As set forth by the Iowa Supreme Court, the legislative purpose of section 804.20 is to afford detained suspects the opportunity to communicate with a family member and attorney. See State v. Vietor, 261 N.W.2d 828, 831. We think the best way to further this statutory purpose is to liberally construe a suspect's invocation of this right. See State v. Effler, 769 N.W.2d 880, 896–98 (Iowa 2009) (Appel, J., specially concurring); State v. Chew, 695 A.2d 1301, 1317–18 (N.J. 1997). “A detainee's invocation of section 804.20 should not turn on the grammatical clarity of the detainee's request.” Hicks, 791 N.W.2d at 95. Nor do we believe the statute authorizes law enforcement to make discretionary decisions as to whether a detainee invoked this statutory right. See State v. Garrity, 765 N.W.2d 592, 596–97 (Iowa 2009).

In order to further the purpose of the statute and ensure suspects are afforded their statutory right, we hold that when a suspect “restrained of [his] liberty” makes a statement that can reasonably be construed as a request to communicate with family members or an attorney, the suspect has invoked his section 804.20 right to communicate with family or counsel. By providing detainees this statutory right, the legislature has deemed a detainee's right to communicate with family or counsel to be a tolerable burden upon law enforcement and has found that the creation of this right suitably balances the State's law enforcement needs with the rights of the accused. Our construction concerning the invocation of section 804.20 upholds this balance. See Hicks, 791 N.W.2d at 95.

Once section 804.20 is invoked, the peace officer must provide the detainee “with a reasonable opportunity” to contact a family member or attorney. Bromeland v. Iowa Dep't of Transp., 562 N.W.2d 624, 626 (Iowa 1997). The district court concluded in its ruling on April 10, 2018, that Trooper Major allowed defendant to make phone calls at any time. We disagree with this finding based on our review of the record. Trooper Major did not direct Lopez Gonzalez to the phone, he did not ask Lopez Gonzalez for the name and number of his wife, nor did he attempt to place the phone call for Lopez Gonzalez. No reasonable opportunity to make a phone call to a family member or meet with a family member was provided as guaranteed by section 804.20.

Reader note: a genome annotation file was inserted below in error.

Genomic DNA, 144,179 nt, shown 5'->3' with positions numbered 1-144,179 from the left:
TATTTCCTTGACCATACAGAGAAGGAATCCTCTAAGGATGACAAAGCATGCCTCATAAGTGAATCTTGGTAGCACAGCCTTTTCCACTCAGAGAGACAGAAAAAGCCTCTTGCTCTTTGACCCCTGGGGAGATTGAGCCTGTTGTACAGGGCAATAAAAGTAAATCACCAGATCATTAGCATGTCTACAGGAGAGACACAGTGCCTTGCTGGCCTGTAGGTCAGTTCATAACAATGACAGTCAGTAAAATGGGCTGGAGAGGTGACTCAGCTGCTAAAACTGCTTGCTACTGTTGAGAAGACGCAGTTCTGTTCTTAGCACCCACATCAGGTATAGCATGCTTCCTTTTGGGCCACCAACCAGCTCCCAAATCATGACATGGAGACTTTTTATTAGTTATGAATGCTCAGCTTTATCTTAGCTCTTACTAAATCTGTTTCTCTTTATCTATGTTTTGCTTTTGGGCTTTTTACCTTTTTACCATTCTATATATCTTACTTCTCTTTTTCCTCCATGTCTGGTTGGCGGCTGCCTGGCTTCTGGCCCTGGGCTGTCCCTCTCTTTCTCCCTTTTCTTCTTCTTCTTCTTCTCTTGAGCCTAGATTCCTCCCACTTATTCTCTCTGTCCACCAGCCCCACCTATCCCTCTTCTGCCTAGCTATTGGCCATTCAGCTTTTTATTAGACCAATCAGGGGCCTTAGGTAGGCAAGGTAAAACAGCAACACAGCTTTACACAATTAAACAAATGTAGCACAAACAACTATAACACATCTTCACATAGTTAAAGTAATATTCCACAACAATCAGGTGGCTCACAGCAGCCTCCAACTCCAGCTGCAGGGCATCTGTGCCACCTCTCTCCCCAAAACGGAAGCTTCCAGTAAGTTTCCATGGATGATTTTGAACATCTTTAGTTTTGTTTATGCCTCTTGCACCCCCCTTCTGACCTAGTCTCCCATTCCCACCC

By its language, section 804.20 only applies when a suspect is “restrained of [his] liberty.” As set forth in Hicks, section 804.20 requires law enforcement to take affirmative action to ensure the request for a phone call is honored. 791 N.W.2d at 96–97. Because of the disparity in power between detaining officers and detained suspects during the detention process, no lesser standard is adequate. Requiring a suspect with restrained liberty to affirmatively pick up a police department's telephone and contact family or counsel without invitation from the detaining officer transforms section 804.20 into an illusory statutory right.

Moreover, requiring affirmative action by law enforcement personnel is consistent with our supreme court precedent. See Bromeland, 562 N.W.2d at 626 (holding the police officer provided the detainee a reasonable opportunity after looking up the phone number of the detainee's requested attorney and dialing the attorney's phone number); Didonato v. Iowa Dep't of Transp., 456 N.W.2d 367, 371 (Iowa 1990) (“But when a request to make a phone call is made we do not believe the statutory purpose is met if the officer stands mute and refuses the request.”). The legislature mandates that law enforcement “shall permit [the detainee] ․ to call” a family member or attorney. As set forth in case law precedent, once section 804.20 is invoked, the detaining officer must direct the detainee to the phone and invite the detainee to place a call or obtain the phone number from the detainee and place the phone call. Hicks, 791 N.W.2d at 96–97.

After reviewing the record, including the recording from Trooper Major's body microphone, we conclude under the specific facts and circumstances of this case that Lopez Gonzalez's question, “My wife, she gonna come?” should have been reasonably construed as a request to communicate with his wife or see his wife.

Because Lopez Gonzalez invoked his statutory rights under section 804.20, he was required to be advised of his right “to call, consult and see” a member of his family. See Moorehead, 699 N.W.2d at 672. This advisory was not given. The district court erred in denying Lopez Gonzalez's motion to suppress. The remedy for a violation of section 804.20 is exclusion of any evidence gathered after invocation of the right. Id. at 98. We reverse and remand for a new trial consistent with this opinion.



1.   An interpreter was utilized at both the motion to suppress and subsequent trial.